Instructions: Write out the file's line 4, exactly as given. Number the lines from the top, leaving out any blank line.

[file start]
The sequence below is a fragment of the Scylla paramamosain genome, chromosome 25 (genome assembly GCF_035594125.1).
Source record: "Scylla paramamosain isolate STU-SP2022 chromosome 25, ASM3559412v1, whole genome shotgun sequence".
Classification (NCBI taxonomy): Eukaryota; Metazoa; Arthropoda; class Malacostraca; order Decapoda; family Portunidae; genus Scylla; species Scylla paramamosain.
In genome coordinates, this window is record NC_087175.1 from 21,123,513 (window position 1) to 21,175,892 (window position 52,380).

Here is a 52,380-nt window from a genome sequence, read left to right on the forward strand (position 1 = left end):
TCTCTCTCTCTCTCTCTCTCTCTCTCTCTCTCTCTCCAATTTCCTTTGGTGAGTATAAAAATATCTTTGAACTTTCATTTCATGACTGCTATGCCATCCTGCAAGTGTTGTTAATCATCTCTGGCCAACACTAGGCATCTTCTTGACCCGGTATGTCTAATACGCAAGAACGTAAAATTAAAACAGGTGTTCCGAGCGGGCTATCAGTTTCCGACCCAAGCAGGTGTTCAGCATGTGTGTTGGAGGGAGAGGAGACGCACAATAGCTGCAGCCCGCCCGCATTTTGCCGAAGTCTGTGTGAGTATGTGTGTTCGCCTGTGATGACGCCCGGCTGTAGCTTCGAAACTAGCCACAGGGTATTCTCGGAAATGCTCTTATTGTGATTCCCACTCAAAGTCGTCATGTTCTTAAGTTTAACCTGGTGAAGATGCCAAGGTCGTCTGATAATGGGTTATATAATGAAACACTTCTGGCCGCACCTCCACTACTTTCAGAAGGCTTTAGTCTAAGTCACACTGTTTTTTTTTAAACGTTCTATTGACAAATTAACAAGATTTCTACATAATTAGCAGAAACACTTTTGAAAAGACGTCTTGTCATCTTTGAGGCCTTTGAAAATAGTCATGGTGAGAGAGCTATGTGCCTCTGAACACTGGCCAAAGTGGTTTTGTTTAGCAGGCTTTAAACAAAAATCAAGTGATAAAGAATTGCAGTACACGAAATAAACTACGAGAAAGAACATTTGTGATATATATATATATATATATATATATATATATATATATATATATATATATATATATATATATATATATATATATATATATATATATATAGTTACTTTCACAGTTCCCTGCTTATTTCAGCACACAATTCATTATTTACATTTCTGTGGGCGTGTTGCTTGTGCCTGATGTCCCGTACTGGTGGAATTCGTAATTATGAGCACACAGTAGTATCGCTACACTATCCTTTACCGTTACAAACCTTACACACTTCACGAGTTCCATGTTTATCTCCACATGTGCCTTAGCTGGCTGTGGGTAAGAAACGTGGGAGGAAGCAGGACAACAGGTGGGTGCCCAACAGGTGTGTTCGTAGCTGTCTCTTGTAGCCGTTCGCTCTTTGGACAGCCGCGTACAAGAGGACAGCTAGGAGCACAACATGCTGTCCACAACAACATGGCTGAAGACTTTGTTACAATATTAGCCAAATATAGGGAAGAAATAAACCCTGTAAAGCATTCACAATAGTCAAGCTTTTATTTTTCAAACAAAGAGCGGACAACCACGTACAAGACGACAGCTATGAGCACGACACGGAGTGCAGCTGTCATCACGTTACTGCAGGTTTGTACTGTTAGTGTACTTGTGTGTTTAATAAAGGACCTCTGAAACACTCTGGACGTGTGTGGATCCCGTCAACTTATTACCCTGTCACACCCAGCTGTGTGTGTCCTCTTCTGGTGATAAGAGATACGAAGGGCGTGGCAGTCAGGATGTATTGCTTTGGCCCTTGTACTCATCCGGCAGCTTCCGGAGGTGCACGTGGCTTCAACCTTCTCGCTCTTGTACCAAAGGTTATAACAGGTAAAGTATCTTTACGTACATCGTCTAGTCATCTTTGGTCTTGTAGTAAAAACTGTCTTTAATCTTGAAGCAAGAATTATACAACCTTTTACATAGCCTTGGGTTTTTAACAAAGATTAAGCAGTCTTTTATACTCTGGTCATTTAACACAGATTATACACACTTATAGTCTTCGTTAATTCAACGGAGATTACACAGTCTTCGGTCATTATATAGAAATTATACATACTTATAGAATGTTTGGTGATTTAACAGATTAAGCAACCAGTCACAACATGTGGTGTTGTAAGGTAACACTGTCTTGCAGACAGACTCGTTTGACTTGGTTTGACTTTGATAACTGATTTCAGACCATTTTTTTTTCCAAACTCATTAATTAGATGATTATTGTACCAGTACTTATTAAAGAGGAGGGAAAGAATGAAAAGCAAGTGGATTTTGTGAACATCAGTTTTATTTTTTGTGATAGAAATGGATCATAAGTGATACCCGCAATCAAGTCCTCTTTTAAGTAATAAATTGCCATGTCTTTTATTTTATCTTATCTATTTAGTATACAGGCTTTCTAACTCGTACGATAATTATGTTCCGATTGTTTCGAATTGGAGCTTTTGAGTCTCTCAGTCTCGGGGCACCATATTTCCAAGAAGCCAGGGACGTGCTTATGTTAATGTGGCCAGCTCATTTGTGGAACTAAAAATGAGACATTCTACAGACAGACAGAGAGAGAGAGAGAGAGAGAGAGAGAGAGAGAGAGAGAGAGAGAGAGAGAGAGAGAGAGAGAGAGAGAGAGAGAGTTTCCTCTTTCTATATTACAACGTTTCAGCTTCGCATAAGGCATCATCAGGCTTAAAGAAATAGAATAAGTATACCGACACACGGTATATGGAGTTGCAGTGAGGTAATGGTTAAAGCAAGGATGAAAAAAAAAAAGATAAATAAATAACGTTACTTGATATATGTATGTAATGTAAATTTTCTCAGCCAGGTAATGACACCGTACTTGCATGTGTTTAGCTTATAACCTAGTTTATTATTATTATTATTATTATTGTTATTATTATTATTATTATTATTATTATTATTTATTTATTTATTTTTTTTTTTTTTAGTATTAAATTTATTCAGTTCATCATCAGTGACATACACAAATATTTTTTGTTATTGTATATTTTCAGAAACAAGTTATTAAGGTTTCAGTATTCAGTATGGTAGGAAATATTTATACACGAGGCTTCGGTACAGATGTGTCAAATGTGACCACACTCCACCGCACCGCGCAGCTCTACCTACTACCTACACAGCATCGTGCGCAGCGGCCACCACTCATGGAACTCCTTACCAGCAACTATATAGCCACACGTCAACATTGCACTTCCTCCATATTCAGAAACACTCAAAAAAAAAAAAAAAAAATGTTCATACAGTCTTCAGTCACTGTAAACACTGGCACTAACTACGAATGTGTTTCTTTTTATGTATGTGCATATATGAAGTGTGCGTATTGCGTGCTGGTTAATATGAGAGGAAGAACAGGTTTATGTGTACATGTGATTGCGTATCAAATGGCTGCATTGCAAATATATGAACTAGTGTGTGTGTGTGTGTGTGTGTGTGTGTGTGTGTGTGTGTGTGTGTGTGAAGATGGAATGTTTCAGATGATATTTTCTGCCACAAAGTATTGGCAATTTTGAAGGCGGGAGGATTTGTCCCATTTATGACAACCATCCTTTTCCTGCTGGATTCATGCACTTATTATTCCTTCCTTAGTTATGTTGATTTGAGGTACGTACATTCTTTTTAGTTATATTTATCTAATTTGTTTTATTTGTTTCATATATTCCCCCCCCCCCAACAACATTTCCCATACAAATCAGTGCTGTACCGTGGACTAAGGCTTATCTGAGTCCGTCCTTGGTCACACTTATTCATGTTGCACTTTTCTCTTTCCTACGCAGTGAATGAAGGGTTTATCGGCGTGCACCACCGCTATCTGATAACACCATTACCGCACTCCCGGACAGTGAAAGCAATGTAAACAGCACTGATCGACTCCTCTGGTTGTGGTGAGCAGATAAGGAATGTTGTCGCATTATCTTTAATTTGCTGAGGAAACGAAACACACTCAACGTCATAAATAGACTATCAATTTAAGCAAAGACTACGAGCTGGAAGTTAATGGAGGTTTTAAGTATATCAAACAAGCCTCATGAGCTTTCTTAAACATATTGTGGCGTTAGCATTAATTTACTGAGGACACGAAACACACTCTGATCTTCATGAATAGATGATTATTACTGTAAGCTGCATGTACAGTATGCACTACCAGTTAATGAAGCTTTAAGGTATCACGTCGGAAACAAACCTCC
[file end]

In genome coordinates, this window is record NC_087175.1 from 21,123,513 (window position 1) to 21,175,892 (window position 52,380).